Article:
The Flipkart-SoftBank deal has transformed Flipkart’s ability to compete with Amazon India, giving it a backer that can pump in whatever cash is needed to keep the US e-commerce firm at bay. Photo: Hemant Mishra/Mint
The Flipkart-SoftBank deal has transformed Flipkart’s ability to compete with Amazon India, giving it a backer that can pump in whatever cash is needed to keep the US e-commerce firm at bay. Photo: Hemant Mishra/Mint

SoftBank offers to buy Flipkart shares at up to $10 billion valuation

SoftBank seeks to acquire shares from Flipkart investors, including Tiger Global, Accel, Kalaari Capital and IDG Ventures, and employees for $85-89 apiece

Bengaluru/New Delhi: Japanese telecom and internet conglomerate SoftBank Group Corp. has offered to buy shares from investors and former and existing employees of Flipkart Ltd, valuing the e-commerce marketplace at $9-10 billion, three people familiar with the matter said.

SoftBank has offered to buy the Flipkart shares in a range of $85-89 per share, the people said on condition of anonymity. The price range values Flipkart slightly lower than the pre-money valuation it clinched in two funding rounds of $1.4 billion each, one from SoftBank in August and the other from eBay Inc., Microsoft Corp. and Tencent Holdings Ltd in April.

In August, along with the primary fund infusion into Flipkart, SoftBank had also agreed to buy shares worth $1.2-$1.4 billion from Flipkart shareholders. The share sale and the fund infusion are likely to be completed in December, said the people cited above.

The Flipkart-SoftBank deal has transformed Flipkart’s ability to compete with Amazon India, giving it a backer that can pump in whatever cash is needed to keep the American retailing giant at bay.

The deal is also a boon for India’s start-up investors. Flipkart’s largest investor Tiger Global Management, whose former employee Kalyan Krishnamurthy is the current Flipkart CEO, is expected to sell shares worth $700 million, the people said. Accel, IDG Ventures, Kalaari Capital and some other investors are also likely to participate in the sale, they said.

Flipkart’s largest investor Tiger Global Management is expected to sell shares worth $700 million. Accel, IDG Ventures, Kalaari Capital and some other investors are also likely to participate in the sale

Existing and former Flipkart employees will also sell some of their shares, the people said. SoftBank has put certain caps on the quantity each employee can sell, they said.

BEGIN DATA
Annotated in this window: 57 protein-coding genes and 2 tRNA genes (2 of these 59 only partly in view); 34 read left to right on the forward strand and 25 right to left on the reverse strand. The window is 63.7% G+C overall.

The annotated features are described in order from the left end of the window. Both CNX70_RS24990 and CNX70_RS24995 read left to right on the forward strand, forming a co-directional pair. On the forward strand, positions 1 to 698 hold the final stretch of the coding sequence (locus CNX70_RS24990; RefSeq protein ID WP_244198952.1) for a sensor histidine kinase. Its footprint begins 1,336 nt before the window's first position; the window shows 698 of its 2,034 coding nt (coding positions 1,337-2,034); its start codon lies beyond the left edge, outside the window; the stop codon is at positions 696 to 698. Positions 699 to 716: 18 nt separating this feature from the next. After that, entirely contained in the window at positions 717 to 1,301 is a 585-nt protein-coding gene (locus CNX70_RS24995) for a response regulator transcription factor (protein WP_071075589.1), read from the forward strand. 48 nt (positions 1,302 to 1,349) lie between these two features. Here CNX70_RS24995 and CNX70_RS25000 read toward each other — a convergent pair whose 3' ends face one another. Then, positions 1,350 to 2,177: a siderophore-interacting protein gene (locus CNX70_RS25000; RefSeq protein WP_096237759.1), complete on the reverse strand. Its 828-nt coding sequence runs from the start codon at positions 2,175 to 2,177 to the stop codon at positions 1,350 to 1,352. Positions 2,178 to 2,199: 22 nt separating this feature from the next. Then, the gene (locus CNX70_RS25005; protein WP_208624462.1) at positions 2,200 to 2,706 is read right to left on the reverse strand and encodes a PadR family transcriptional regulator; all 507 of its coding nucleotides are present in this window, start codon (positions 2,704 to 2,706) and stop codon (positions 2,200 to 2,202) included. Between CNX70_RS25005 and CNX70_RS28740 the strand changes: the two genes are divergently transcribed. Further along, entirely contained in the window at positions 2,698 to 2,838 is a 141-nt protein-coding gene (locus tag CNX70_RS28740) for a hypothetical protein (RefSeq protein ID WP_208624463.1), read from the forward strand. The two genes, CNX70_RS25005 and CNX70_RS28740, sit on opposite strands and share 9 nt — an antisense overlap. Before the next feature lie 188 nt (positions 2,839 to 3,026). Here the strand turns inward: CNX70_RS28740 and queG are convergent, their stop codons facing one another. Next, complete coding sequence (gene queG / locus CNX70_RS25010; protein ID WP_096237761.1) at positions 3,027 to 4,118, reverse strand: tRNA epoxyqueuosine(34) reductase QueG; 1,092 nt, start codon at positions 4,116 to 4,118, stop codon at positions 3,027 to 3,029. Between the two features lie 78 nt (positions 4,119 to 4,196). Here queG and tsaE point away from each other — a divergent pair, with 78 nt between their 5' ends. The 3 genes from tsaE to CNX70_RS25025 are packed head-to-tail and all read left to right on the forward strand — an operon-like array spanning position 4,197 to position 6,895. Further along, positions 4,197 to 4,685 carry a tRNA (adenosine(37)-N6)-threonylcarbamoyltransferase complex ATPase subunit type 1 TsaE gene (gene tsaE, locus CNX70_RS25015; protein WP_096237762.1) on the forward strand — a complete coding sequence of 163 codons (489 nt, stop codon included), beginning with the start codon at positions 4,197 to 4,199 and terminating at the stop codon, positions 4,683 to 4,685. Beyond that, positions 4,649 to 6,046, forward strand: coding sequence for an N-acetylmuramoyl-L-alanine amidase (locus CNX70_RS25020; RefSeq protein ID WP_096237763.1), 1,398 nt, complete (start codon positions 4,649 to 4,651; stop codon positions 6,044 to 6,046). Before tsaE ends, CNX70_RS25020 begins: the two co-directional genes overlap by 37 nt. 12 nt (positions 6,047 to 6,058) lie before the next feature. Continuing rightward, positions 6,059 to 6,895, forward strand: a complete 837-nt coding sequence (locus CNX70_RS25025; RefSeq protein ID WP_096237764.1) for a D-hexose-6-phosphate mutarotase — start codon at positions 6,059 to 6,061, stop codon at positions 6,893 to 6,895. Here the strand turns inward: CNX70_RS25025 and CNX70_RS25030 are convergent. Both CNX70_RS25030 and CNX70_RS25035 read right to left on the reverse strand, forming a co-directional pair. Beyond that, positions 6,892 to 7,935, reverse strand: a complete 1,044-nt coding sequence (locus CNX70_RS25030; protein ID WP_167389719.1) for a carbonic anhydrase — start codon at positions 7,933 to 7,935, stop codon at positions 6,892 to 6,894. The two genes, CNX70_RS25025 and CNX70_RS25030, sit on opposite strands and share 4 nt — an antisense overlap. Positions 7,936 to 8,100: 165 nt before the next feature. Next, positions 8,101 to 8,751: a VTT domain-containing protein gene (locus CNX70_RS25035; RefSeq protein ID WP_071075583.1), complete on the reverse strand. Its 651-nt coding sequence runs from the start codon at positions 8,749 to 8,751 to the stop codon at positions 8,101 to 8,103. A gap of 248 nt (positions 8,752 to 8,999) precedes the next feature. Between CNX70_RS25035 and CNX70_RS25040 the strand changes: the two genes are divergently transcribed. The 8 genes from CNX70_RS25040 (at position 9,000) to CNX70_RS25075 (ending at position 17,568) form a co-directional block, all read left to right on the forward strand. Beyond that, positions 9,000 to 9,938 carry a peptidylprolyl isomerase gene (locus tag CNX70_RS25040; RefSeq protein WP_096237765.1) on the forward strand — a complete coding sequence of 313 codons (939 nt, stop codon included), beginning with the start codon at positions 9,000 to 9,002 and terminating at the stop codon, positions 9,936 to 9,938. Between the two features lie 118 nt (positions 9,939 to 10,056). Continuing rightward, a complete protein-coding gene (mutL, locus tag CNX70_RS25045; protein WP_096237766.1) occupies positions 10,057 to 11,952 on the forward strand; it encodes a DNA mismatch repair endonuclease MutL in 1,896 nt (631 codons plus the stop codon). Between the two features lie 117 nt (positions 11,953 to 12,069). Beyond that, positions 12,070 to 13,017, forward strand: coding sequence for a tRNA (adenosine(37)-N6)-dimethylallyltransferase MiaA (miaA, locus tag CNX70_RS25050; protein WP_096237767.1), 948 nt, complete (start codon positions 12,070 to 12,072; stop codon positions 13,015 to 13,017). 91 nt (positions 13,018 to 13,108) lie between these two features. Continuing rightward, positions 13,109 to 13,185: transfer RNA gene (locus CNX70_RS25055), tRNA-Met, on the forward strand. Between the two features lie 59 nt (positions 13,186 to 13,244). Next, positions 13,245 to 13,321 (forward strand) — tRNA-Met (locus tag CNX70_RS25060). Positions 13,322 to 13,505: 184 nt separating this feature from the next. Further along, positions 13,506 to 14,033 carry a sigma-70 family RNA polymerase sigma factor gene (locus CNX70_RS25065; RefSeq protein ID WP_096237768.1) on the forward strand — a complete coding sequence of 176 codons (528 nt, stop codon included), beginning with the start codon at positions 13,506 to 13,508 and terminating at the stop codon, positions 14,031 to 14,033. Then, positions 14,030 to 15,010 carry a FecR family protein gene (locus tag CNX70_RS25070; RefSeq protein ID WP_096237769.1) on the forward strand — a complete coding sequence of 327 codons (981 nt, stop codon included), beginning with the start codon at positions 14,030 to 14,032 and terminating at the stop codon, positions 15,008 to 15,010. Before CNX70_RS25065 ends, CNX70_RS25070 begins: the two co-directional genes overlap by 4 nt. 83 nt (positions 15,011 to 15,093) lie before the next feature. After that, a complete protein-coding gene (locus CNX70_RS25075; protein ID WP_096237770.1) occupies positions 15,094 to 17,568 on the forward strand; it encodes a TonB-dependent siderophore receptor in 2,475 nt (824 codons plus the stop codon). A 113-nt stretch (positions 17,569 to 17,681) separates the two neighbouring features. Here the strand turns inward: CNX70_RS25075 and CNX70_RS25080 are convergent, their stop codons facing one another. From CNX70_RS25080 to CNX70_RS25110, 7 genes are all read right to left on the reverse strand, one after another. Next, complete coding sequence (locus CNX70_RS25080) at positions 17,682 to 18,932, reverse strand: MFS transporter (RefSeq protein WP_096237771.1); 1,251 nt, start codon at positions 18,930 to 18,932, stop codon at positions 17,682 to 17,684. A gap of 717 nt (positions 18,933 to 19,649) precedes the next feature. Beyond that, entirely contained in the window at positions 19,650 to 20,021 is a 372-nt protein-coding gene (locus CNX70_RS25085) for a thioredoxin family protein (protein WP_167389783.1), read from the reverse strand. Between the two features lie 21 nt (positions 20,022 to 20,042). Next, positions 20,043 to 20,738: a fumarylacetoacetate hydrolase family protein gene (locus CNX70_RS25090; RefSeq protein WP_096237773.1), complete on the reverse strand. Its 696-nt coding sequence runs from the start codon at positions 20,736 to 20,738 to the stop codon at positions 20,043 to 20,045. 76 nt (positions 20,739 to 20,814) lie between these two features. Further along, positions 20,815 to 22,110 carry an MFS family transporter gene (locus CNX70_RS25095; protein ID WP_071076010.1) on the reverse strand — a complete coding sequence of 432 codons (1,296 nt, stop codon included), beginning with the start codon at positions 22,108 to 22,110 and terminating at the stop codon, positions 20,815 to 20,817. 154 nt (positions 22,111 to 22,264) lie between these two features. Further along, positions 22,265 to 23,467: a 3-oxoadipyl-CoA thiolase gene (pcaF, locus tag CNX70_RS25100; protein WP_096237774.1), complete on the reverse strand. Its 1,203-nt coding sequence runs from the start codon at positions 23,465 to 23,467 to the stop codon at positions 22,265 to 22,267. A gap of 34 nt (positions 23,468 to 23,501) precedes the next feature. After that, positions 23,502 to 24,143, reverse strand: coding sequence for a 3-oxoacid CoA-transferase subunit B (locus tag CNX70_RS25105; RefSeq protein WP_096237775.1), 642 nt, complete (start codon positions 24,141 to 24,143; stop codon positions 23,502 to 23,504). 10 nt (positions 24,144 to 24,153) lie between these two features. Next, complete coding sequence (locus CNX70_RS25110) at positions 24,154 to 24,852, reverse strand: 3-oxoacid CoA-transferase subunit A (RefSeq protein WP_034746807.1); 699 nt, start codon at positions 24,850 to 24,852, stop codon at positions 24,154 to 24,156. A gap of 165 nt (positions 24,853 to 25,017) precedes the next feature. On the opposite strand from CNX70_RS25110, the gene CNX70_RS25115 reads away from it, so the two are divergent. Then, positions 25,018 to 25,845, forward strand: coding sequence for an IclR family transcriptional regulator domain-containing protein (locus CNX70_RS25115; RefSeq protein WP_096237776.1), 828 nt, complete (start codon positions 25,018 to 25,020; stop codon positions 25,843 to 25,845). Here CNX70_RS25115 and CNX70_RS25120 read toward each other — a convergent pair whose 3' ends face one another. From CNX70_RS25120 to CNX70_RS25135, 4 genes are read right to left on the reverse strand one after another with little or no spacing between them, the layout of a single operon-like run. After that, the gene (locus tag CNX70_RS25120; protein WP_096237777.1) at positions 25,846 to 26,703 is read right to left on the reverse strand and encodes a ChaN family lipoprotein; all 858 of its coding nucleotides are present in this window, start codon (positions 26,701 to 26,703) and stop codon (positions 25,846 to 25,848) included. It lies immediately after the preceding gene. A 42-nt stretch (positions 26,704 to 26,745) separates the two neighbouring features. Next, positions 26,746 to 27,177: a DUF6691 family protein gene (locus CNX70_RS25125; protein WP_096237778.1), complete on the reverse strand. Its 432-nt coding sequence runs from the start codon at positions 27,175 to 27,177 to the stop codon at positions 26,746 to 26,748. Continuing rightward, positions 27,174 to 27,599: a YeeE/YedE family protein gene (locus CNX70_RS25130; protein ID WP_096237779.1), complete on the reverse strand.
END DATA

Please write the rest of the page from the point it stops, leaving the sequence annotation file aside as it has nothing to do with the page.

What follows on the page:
Investment bank Goldman Sachs is managing the share sale.

SoftBank declined to comment. Tiger Global and Flipkart didn’t respond to emails seeking comment.

While the share sale is at a lower valuation than Flipkart’s peak valuation, it still represents a big win for Tiger Global managing director Lee Fixel, who has staked his reputation on the Flipkart investment, and Accel, Flipkart’s first institutional investor. The share sale will help Accel record bumper returns on its second fund of $55 million that was launched in 2008.

Kalaari will also secure a much-needed large exit after the proposed sale of Snapdeal, its largest portfolio firm, to Flipkart collapsed in August. IDG, which had sold off a small part of its stake in Flipkart last year, will again score attractive returns from the sale to SoftBank.

While the share sale is at a lower valuation than Flipkart’s peak valuation, it still represents a big win for Tiger Global and Accel, the online retail firm’s first investor

For Fixel, the share sale will cut his exposure to Flipkart, in which he had poured roughly $1 billion across several rounds starting in late 2009. Tiger will still be left with a stake of roughly 20% in the firm, said the people cited earlier.

Fixel is also arranging a sale of some of his stake in another Indian unicorn Ola (ANI Technologies Pvt. Ltd), a fourth person said, requesting anonymity. The Business Standard newspaper had reported news of the share sale at ride-hailing company earlier.

The Ola deal is the second big financial collaboration between Tiger Global and SoftBank, which were once considered arch rivals.

Until the end of last year, the two were the biggest and most influential start-up investors in India. Both had invested roughly $2 billion in internet firms here. But in the course of just four deals (Ola, Paytm, Flipkart and Oyo) and nine months, SoftBank has tripled its start-up investments to more than $6 billion while Tiger Global has avoided investing more in India.

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